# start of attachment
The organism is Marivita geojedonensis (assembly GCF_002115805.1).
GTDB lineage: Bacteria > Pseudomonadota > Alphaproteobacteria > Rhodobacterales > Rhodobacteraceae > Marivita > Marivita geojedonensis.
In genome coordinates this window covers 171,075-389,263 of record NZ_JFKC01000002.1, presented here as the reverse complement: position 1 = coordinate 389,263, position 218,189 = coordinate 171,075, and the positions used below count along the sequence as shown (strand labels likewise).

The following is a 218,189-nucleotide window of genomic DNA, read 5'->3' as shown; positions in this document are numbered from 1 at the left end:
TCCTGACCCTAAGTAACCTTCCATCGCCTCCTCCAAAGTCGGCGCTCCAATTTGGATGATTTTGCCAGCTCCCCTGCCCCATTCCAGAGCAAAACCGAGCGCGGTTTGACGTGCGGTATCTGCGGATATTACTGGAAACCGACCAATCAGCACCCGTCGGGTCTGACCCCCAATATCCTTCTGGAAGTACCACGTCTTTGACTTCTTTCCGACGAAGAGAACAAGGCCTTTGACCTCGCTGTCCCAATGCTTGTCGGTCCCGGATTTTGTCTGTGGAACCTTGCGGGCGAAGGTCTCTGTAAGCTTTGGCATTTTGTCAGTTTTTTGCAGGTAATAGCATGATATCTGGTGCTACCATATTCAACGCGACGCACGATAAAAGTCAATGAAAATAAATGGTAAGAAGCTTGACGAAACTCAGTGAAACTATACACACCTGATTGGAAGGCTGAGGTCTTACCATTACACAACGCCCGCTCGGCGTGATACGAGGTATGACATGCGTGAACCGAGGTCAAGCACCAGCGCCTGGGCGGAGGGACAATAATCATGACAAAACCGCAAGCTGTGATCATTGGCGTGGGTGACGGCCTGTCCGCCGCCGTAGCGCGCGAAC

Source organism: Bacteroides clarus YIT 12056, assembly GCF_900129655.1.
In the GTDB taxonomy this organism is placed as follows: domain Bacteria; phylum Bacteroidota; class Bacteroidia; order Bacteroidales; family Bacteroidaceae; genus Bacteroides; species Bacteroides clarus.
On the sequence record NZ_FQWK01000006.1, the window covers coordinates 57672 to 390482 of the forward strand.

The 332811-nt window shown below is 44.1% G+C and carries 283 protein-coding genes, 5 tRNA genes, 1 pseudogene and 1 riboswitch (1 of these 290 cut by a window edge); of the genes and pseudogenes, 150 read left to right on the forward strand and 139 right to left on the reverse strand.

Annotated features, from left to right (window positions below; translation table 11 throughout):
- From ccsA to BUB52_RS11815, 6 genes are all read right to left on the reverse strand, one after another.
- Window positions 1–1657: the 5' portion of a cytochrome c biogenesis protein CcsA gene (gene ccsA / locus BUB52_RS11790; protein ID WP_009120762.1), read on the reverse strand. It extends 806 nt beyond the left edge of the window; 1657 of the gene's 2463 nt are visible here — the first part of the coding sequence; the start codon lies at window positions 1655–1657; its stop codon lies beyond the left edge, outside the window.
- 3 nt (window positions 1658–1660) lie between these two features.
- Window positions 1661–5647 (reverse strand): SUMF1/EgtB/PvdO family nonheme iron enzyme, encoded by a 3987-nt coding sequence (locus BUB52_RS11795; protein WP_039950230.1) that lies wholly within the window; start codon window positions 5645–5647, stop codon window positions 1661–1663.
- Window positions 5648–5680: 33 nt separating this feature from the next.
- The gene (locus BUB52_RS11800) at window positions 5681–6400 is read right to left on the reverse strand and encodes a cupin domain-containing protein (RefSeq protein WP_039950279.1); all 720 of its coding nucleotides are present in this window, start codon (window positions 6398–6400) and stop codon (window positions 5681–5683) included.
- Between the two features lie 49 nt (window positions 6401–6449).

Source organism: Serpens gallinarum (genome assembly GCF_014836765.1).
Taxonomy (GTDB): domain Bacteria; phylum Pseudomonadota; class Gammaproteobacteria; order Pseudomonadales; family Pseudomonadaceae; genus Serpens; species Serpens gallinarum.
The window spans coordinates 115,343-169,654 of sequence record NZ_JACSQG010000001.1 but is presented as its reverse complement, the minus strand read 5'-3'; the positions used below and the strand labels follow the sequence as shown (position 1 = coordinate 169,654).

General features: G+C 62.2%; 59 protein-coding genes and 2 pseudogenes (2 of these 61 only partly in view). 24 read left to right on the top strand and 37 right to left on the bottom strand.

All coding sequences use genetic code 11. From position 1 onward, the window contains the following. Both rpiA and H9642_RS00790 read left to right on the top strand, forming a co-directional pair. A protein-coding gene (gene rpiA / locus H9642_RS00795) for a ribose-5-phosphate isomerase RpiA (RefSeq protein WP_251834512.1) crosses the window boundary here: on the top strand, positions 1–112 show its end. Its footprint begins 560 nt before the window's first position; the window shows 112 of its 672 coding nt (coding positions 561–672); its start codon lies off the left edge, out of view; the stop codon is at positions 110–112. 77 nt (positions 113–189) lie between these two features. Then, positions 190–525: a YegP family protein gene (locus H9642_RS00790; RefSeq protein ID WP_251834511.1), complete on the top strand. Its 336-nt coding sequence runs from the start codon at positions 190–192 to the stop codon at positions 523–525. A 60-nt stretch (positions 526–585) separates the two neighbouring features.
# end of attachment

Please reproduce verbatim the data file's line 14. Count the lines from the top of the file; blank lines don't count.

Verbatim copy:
- Window positions 1661–5647 (reverse strand): SUMF1/EgtB/PvdO family nonheme iron enzyme, encoded by a 3987-nt coding sequence (locus BUB52_RS11795; protein WP_039950230.1) that lies wholly within the window; start codon window positions 5645–5647, stop codon window positions 1661–1663.